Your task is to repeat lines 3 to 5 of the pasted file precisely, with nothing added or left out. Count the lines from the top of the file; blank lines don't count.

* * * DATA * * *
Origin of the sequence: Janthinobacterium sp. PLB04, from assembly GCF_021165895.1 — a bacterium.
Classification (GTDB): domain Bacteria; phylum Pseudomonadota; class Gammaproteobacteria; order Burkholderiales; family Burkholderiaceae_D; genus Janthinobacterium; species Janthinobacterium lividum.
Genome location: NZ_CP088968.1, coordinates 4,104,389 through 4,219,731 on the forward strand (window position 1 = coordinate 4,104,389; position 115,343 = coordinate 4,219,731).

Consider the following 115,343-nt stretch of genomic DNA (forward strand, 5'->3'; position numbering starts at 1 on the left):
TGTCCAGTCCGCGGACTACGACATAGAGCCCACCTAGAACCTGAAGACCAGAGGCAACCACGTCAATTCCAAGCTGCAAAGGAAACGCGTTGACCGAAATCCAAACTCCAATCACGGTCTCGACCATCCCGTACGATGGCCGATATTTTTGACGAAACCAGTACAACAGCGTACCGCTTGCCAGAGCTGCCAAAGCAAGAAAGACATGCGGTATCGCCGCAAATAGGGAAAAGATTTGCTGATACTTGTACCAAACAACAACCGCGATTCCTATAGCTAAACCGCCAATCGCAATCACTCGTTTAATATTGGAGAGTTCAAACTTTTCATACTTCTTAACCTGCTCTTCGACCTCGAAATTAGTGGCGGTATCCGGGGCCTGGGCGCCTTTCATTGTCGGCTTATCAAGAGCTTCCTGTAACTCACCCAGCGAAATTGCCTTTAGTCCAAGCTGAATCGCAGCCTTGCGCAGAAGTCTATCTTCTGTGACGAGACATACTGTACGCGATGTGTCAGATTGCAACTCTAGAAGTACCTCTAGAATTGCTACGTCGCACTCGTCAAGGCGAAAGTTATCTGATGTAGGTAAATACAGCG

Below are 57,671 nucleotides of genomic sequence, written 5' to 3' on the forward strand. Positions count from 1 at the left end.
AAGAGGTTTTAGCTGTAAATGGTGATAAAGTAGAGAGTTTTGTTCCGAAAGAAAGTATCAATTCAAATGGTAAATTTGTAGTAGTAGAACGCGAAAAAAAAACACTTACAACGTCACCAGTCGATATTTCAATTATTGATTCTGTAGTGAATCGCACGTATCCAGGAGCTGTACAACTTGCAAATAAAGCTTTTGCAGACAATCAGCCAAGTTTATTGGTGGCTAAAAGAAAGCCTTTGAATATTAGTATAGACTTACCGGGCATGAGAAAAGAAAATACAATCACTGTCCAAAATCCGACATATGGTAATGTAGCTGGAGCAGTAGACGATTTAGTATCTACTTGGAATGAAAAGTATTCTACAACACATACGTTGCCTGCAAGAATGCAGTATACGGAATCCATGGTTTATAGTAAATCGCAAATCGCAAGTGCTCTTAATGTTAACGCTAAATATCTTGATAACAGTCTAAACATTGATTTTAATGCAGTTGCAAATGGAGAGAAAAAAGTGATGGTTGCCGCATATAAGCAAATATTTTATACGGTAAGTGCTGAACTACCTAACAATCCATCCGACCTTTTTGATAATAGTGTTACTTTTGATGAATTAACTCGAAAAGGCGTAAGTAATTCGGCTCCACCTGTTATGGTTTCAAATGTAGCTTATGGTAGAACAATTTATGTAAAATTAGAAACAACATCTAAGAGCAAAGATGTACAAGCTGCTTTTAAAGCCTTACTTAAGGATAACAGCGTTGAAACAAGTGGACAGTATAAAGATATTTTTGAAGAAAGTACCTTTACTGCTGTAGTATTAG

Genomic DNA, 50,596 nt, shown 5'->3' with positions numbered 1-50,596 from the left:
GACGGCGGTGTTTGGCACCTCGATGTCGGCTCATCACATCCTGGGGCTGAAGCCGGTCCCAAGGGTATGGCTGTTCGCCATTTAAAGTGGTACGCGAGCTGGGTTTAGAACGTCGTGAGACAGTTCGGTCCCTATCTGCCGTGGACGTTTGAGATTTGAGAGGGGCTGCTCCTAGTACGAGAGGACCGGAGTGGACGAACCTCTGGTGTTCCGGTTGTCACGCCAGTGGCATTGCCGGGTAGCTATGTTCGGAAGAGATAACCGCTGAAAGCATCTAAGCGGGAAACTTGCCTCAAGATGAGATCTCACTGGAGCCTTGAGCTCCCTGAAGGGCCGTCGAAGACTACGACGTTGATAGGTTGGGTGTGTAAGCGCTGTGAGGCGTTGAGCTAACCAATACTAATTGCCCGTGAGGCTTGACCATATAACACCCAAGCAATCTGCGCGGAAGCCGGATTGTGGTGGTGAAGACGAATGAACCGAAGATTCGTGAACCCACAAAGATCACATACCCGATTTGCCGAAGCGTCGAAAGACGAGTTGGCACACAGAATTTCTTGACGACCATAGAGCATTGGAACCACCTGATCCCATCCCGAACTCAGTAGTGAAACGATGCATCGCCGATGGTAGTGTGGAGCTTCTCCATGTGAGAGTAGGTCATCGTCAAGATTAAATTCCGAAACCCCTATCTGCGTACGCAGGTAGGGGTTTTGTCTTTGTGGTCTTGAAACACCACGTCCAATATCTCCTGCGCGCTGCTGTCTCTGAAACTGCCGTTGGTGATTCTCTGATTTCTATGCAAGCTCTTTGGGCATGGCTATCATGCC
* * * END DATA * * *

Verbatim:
Genome location: NZ_CP088968.1, coordinates 4,104,389 through 4,219,731 on the forward strand (window position 1 = coordinate 4,104,389; position 115,343 = coordinate 4,219,731).

Consider the following 115,343-nt stretch of genomic DNA (forward strand, 5'->3'; position numbering starts at 1 on the left):
TGTCCAGTCCGCGGACTACGACATAGAGCCCACCTAGAACCTGAAGACCAGAGGCAACCACGTCAATTCCAAGCTGCAAAGGAAACGCGTTGACCGAAATCCAAACTCCAATCACGGTCTCGACCATCCCGTACGATGGCCGATATTTTTGACGAAACCAGTACAACAGCGTACCGCTTGCCAGAGCTGCCAAAGCAAGAAAGACATGCGGTATCGCCGCAAATAGGGAAAAGATTTGCTGATACTTGTACCAAACAACAACCGCGATTCCTATAGCTAAACCGCCAATCGCAATCACTCGTTTAATATTGGAGAGTTCAAACTTTTCATACTTCTTAACCTGCTCTTCGACCTCGAAATTAGTGGCGGTATCCGGGGCCTGGGCGCCTTTCATTGTCGGCTTATCAAGAGCTTCCTGTAACTCACCCAGCGAAATTGCCTTTAGTCCAAGCTGAATCGCAGCCTTGCGCAGAAGTCTATCTTCTGTGACGAGACATACTGTACGCGATGTGTCAGATTGCAACTCTAGAAGTACCTCTAGAATTGCTACGTCGCACTCGTCAAGGCGAAAGTTATCTGATGTAGGTAAATACAGCG